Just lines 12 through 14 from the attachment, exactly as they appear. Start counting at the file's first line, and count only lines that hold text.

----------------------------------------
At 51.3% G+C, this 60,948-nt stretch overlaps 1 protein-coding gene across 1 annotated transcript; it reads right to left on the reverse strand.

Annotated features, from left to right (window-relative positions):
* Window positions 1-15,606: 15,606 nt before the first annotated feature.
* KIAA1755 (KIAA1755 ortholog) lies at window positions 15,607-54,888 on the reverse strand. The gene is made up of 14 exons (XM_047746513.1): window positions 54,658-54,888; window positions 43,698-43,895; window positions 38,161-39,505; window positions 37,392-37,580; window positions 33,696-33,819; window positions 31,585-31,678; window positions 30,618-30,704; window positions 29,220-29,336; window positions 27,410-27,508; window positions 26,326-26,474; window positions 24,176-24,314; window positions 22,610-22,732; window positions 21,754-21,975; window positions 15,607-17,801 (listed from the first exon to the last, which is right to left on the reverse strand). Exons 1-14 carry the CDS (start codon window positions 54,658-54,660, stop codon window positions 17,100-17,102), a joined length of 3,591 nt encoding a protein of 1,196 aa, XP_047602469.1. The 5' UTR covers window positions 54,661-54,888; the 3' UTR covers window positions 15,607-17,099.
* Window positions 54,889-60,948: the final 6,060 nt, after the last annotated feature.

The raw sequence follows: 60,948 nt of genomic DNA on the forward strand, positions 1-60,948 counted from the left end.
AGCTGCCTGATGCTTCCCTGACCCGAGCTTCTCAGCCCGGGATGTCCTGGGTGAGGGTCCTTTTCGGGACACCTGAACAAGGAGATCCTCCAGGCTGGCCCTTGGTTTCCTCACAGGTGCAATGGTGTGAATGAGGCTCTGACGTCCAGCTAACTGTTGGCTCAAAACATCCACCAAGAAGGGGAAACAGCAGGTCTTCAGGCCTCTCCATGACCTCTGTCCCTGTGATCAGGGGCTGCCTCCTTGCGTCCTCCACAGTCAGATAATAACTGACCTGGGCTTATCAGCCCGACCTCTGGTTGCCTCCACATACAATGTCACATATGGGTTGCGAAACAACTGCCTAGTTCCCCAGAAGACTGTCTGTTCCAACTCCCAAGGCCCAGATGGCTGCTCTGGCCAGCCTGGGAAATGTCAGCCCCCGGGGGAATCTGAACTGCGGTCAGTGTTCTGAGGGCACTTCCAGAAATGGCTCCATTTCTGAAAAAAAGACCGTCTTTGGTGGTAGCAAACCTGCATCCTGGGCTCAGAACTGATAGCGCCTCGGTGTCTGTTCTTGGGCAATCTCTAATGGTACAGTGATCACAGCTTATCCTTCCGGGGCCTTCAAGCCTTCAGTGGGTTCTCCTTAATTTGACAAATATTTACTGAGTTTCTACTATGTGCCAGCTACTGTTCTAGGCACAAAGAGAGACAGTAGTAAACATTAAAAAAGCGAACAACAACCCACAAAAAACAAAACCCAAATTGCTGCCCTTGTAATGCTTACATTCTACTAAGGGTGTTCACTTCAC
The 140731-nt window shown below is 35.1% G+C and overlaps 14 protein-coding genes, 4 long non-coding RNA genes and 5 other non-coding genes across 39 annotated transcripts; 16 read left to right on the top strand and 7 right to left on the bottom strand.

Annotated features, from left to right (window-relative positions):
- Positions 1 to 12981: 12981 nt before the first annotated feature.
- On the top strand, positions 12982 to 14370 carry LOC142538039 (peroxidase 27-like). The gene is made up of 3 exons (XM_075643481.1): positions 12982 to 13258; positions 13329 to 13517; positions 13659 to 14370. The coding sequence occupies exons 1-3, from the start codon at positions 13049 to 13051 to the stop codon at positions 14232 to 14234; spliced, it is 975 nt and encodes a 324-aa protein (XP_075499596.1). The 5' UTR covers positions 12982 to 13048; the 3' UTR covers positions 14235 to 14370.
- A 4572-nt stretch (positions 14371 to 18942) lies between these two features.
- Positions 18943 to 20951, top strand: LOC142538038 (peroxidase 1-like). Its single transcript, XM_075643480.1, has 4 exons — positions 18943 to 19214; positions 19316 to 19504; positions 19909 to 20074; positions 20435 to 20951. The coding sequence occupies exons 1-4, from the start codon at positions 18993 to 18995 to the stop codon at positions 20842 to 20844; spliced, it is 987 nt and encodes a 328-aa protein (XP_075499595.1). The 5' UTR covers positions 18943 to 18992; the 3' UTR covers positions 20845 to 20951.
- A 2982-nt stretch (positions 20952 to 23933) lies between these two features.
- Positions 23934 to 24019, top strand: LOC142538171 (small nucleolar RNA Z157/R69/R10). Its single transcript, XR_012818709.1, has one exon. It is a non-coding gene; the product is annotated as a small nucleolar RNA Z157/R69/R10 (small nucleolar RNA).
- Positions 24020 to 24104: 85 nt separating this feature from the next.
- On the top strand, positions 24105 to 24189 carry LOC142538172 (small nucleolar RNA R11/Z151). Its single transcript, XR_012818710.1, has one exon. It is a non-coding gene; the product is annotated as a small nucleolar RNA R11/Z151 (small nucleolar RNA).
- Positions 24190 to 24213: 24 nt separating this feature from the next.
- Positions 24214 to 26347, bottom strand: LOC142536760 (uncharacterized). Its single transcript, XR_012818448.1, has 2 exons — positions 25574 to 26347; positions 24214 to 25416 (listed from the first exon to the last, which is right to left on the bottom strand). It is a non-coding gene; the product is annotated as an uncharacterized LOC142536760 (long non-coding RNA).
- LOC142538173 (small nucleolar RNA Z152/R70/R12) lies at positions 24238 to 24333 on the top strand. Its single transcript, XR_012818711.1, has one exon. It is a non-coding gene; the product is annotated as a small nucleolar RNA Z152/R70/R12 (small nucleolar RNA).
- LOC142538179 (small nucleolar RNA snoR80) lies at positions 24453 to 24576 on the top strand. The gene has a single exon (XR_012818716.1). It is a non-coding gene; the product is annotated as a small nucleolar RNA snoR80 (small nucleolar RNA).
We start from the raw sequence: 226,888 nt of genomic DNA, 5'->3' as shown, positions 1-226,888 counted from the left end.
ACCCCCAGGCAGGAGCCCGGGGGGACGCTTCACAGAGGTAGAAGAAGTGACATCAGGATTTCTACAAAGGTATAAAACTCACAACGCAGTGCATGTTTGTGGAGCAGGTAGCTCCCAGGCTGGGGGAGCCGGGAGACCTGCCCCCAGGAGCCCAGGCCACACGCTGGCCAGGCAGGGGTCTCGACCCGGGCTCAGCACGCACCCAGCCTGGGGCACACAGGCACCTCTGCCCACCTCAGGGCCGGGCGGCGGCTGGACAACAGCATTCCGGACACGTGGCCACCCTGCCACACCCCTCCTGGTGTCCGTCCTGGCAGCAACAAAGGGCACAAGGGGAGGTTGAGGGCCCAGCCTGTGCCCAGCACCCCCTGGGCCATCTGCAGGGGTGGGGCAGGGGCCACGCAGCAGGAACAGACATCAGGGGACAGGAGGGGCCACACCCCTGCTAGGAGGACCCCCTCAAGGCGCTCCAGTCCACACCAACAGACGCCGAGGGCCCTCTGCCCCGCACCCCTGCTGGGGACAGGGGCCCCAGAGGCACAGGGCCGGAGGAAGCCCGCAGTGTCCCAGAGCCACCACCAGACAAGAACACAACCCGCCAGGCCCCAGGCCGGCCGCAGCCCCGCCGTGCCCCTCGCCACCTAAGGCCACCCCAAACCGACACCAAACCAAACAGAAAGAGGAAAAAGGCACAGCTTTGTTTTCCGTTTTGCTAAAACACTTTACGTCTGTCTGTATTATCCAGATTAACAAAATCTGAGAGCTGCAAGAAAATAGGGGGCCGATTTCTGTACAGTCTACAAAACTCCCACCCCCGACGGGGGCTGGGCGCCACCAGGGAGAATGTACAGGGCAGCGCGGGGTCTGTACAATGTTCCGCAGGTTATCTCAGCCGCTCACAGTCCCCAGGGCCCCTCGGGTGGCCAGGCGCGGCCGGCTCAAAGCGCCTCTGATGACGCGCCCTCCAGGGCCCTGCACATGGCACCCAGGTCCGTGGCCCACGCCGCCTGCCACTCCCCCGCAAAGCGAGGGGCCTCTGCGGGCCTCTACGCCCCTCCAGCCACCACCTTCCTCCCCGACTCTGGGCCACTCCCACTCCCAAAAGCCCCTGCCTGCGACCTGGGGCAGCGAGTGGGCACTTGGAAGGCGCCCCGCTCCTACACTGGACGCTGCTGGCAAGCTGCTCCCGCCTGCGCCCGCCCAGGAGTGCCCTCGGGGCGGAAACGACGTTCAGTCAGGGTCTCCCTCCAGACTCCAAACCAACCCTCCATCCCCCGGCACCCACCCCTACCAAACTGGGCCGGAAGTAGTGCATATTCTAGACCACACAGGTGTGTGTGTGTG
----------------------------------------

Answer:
- A 4572-nt stretch (positions 14371 to 18942) lies between these two features.
- Positions 18943 to 20951, top strand: LOC142538038 (peroxidase 1-like). Its single transcript, XM_075643480.1, has 4 exons — positions 18943 to 19214; positions 19316 to 19504; positions 19909 to 20074; positions 20435 to 20951. The coding sequence occupies exons 1-4, from the start codon at positions 18993 to 18995 to the stop codon at positions 20842 to 20844; spliced, it is 987 nt and encodes a 328-aa protein (XP_075499595.1). The 5' UTR covers positions 18943 to 18992; the 3' UTR covers positions 20845 to 20951.
- A 2982-nt stretch (positions 20952 to 23933) lies between these two features.